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Commentary: Survivors of India’s ferocious second COVID-19 wave left scarred by crisis

While India’s daily infections are down sharply, many now suffer from insomnia, panic attacks and other psychological symptoms, says the Financial Times’ Amy Kazmin.

Commentary: Survivors of India’s ferocious second COVID-19 wave left scarred by crisis

A COVID-19 patient on oxygen support waiting for admission lies on chairs outside the Tamil Nadu Government Multi Super Speciality Hospital in Chennai, India, Monday, May 17, 2021. (AP Photo/R. Parthibhan)

NEW DELHI: A friend stricken with COVID-19 at the peak of India’s ferocious second wave – as I was – called to catch up.

Though she’d had breathing difficulties while ill, she’s fine physically now. But, she said, “I think we are all suffering post-traumatic stress disorder”.

I had to agree. Days earlier another friend, Jyoti, who’d required oxygen support in her own battle with COVID in April, messaged that her cousin had just succumbed to the virus.

But after her own terrifying illness, and the deaths of many other friends, she was too numb to grieve.

READ: Commentary: My harrowing brush with COVID-19 in New Delhi as India is ravaged

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For me, India’s devastating COVID wave – fuelled by the highly transmissible Delta variant now gaining ground in the UK and the US – has stirred painful memories of another deadly wave: The 2004 Indian Ocean tsunami, which killed more than 230,000 people.

I was a correspondent in Bangkok when the tsunami struck and was dispatched to the battered Thai coast.

Victims’ shrouded bodies were everywhere – in Buddhist temples and wrecked luxury hotels. Survivors recounted the seemingly chance factors that determined who lived and who perished.

What affected me most deeply, though, were the billboards with photos of the missing, especially young children.

FILE PHOTO: Submerged buildings are seen near the pier at Ton Sai Bay in Thailand's Phi Phi island, December 28, 2004 after a tsunami hit the area. REUTERS/Luis Enrique Ascui/File Photo

I grew up near the Pacific Ocean and the rhythm of the waves was always a source of comfort. But after the tsunami, it took years before I could visit a beach without recalling the sea’s destructive power.


While India’s devastating COVID-19 wave is now receding, with new daily infections down sharply, it has left a trail of wreckage, grief and psychological scars that mental health experts say will haunt society.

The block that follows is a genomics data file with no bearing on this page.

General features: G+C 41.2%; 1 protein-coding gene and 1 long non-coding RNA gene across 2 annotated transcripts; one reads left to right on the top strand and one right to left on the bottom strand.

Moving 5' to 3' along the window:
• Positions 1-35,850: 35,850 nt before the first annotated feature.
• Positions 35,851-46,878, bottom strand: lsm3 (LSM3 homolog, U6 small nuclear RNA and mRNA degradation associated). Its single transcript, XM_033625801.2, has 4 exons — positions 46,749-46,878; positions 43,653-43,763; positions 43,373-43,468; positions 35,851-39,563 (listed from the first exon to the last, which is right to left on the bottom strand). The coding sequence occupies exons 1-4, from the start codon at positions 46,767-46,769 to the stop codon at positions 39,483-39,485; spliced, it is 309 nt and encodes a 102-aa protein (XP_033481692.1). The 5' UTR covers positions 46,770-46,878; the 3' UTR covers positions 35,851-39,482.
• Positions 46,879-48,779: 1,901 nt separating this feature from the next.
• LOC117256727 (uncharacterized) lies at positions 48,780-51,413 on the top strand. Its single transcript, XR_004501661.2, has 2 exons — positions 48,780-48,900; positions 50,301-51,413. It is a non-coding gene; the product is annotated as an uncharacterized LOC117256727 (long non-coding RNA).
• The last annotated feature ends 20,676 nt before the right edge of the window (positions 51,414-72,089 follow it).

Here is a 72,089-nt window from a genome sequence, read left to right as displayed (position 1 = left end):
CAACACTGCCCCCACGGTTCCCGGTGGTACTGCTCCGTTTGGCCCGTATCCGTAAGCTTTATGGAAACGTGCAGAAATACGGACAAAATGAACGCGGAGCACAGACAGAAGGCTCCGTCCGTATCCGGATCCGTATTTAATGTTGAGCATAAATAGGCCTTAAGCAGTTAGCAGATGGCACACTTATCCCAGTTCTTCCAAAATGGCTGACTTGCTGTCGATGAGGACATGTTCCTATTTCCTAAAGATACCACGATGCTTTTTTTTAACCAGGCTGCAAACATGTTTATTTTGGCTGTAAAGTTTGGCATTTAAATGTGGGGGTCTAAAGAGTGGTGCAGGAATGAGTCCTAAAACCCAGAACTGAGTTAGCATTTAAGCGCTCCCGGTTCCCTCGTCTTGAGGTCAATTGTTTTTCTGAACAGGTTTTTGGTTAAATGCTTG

For many, the country’s surge truly felt like a tsunami, bearing down with destructive force as society – and government – stood paralysed.

READ: Commentary: India made distinctive, disastrous errors that led to a COVID-19 crisis

Weeks on, I still can’t fathom how so many friends, their parents and professional contacts all fell ill almost simultaneously. “The virus was everywhere,” one said simply.

Since early April, it seems as if virtually every Delhi resident has lost at least one family member, friend or colleague to COVID – if not many more since early April.

Prominent universities lost dozens of professors. My colleague Jyotsna tallied well over 40 friends, relatives, neighbours and colleagues who succumbed.

READ: Commentary: Grief from losing loved ones to COVID-19 will spill into workplaces


Yet people are not only reeling from the magnitude of personal losses, but also their struggles to access life-saving medical care and the distressing conditions in which loved ones died.

“The way we look at stability in our lives – all of that has changed,” says Achal Bhagat, a veteran Delhi psychiatrist.

For weeks, Delhi’s entire population seemed to be desperately – and often unsuccessfully – hunting for hospital beds, medicines and oxygen for family, friends and friends of friends. People tapped any contact they could muster.

A man prays in front of the burning funeral pyre of his relative, who died of COVID-19, at a crematorium in New Delhi, India, Monday, May 17, 2021. (AP Photo/Amit Sharma)

Such quests often proved futile – a psychological jolt to middle-class and affluent Indians, whose education, social networks and financial clout usually insulates them from India’s broader state failings.

The despair, helplessness and anxiety left of their experiences will not dissipate easily.

“Even rich people’s resources and networks were not able to get them support,” Bhagat says. “It’s like we are now going back to the 1970s or 80s, where no amount of network could get you the resources you needed. The helplessness of people looking for oxygen will stay with us for a long time.”

READ: Commentary: Deep-rooted issues at heart of India's COVID-19 crisis

Many people are now suffering from insomnia, panic attacks and other psychological symptoms.

But Bhagat says the collective trauma is also likely to have serious social consequences, such as compassion fatigue, loss of empathy, growing anger and intolerance, greater risk-taking, violence and substance abuse.

“The social contract has started breaking down,” he says. “You start … prioritising your own needs and the sense of community starts losing out.”

READ: Commentary: Worries over COVID-19 situation are taking a mental toll on Singapore

Yet what India’s COVID tsunami has perhaps battered most severely, Bhagat tells me, is people’s confidence in themselves, their country’s prospects and their ability to fulfil their aspirations.

And what the wave has left in its wake is “a sense of disillusionment and demoralisation as a society”.

(Mental health groups have seen a surge in calls since COVID-19 hit. Who are the people tirelessly manning these helplines? Find out on Heart of the Matter.)


Source: Financial Times/el


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